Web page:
According to the records of Lola Heritage, chassis number H.U. 2 is one of five total examples built, and one of just two or three that were delivered new to Newman/Haas Racing for the 1984 season. It was a central component in Andretti’s ensuing championship season, during which he claimed six victories in 16 races, fiercely battling Mayer Racing’s Tom Sneva and Penske’s Rick Mears—a future legend in his own right. At the season-commencing Long Beach Grand Prix on 1 April, Mario earned the pole position by more than half a second. He led for the entire race before winning by more than a minute.

Following an early retirement at Phoenix two weeks later, Andretti flashed great power at the Indianapolis 500 qualifying sessions, becoming the first driver to lap the Brickyard at 212 mph. Spark plug issues eventually relegated Mario to 6th place on the starting grid, but by lap 100 he was holding steady in 4th place. Mechanical problems soon forced his car to lose pace, and on lap 153 an accident in the pits necessitated another early retirement.

Following a 4th-place finish at the Milwaukee Mile and a DNF at Portland, Andretti got back on track with a dominating win in the Meadowlands Stadium parking lot on 1 July, catapulting him to 2nd in driver’s points, just 16 points behind Sneva. A pole position start at Cleveland’s Burke Lakefront Airport ended in another retirement, but an accident-plagued afternoon at the Michigan 500 in late July saw Andretti emerge victorious, notching his first oval win of the year, and his first 500-mile victory since the 1969 Indy 500.

Andretti roared to his fourth victory of the year at the Road America 200 in early August, overtaking Sneva by one point for the championship lead. After breaking two ribs in a boating accident, Mario powered through adversity to win the Mid-Ohio 200 a month later, leading for the entire race while beating the 2nd-place local favorite Bobby Rahal by more than 30 seconds.

In late September Andretti triumphed in his sixth race of the season at the 200-mile Detroit News Grand Prix at the Michigan Speedway, building a 15-point lead in driver’s points over the 2nd-place Sneva. After an accident led to a 12th-place finish at Phoenix, Andretti turned in cautiously conservative performances at the season’s final two races at Laguna Seca and Las Vegas, finishing 2nd at both contests for a 13-point lead over Sneva. Andretti had won his fourth Indy Car championship, and Newman/Haas Racing’s first, while establishing the pure power and agility of the Lola-Cosworth T800. The performance prompted numerous orders to the British manufacturer for the 1985 season, catalyzing the eventual displacement of March as the dominant Indy Car chassis.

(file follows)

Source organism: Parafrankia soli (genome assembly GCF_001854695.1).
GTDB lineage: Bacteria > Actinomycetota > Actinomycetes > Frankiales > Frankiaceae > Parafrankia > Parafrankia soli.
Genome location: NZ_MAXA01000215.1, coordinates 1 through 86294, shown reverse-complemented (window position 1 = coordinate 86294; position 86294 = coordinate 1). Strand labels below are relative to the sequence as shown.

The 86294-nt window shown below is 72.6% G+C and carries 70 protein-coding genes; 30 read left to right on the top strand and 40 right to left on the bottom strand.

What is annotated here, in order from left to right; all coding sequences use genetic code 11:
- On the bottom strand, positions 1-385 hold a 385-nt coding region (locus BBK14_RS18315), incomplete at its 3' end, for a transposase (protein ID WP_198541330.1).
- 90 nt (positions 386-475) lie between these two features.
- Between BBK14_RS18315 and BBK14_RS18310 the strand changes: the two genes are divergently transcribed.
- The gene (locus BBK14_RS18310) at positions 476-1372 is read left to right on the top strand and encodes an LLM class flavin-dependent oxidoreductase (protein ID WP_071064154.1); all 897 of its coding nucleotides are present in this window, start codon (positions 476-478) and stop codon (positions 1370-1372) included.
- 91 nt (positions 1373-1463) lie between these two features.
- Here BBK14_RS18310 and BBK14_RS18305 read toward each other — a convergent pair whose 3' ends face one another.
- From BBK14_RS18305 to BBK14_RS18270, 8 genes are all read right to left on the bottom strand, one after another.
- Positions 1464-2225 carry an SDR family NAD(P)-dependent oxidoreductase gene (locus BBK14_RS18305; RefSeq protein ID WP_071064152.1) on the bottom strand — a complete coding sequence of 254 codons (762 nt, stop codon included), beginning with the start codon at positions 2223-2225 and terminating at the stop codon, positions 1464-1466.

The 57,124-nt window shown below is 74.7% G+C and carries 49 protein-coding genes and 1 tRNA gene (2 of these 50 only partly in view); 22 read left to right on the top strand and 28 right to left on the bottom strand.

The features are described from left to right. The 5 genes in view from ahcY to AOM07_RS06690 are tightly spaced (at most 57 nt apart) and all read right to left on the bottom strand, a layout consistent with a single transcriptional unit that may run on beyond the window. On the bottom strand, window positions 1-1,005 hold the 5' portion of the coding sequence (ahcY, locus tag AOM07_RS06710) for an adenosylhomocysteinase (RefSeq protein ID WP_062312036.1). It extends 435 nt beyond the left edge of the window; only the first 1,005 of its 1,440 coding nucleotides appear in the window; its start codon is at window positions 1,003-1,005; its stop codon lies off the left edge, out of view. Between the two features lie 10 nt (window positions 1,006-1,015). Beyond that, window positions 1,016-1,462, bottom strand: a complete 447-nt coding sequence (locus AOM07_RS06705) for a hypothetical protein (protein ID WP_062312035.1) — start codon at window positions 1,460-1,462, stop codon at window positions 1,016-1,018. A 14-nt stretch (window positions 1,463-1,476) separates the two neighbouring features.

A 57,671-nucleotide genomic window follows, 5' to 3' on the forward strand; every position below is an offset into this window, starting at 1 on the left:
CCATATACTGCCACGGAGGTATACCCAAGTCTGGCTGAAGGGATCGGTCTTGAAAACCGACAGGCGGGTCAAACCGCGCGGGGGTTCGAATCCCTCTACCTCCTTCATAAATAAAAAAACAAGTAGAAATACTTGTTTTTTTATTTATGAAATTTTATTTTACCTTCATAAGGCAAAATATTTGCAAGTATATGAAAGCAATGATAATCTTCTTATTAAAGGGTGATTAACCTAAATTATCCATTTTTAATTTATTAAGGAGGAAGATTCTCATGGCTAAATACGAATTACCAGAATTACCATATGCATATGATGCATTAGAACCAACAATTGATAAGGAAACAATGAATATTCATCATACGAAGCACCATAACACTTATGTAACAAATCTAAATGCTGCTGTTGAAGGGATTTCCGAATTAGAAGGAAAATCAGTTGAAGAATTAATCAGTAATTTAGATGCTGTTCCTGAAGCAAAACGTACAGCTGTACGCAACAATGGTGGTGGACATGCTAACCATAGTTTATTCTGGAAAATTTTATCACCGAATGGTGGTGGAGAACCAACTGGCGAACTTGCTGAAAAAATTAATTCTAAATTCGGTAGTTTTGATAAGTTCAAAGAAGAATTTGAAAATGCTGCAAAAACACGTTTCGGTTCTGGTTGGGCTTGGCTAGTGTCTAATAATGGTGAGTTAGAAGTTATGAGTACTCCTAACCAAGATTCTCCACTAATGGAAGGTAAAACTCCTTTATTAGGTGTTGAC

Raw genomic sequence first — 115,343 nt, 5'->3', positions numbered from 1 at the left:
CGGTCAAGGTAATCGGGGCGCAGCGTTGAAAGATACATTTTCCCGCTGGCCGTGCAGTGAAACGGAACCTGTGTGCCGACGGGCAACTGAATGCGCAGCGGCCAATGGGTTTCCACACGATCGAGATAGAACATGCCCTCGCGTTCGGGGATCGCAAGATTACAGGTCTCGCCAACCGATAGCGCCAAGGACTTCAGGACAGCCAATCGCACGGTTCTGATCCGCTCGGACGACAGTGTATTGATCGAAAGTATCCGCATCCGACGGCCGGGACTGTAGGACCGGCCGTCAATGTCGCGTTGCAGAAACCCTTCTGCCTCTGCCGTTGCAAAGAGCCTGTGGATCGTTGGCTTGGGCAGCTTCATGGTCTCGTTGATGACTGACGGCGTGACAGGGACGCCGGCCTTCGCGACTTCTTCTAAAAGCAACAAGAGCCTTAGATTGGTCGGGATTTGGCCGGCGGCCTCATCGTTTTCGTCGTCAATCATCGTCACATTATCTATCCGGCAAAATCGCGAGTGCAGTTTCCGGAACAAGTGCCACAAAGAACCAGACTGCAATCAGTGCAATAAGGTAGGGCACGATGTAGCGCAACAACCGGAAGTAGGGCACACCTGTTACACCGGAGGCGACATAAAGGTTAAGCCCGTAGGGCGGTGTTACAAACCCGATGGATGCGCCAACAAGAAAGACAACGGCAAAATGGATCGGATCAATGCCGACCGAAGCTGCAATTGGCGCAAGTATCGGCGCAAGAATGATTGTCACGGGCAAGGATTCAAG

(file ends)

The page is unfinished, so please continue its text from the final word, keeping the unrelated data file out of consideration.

In total, the Andretti-piloted Lola T800s won six races, taking eight poles while leading 572 out of 2,285 laps, and earning Mario his final Indy Car championship and third “Driver of the Year” award. He remained with Newman/Haas Racing for another 10 years before retiring from open-wheel competition following the 1994 season, along the way enjoying his son Michael’s championship for Newman/Haas as a teammate in 1991. Newman/Haas Racing went on to win six more Indy Car championships through 2007, but perhaps none was so significant as the 1984 victory in only its second season, featuring a revolutionary design in the hands of one of racing’s most incomparable competitors.

One of just five built, this T800 benefits from single-family care through the entirety of its life. Offering a sensational addition to any racing-focused collection, it is a thoroughbred from one of Indy Car’s best-known and most successful American stables. It is worthy of exhibition at open-wheel racing celebrations while offering the potential for vintage event participation, and is sure to thrill with its turbocharged performance—just as when it powered the great Andretti to the very definition of racing success.


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1984 Lola-Cosworth T800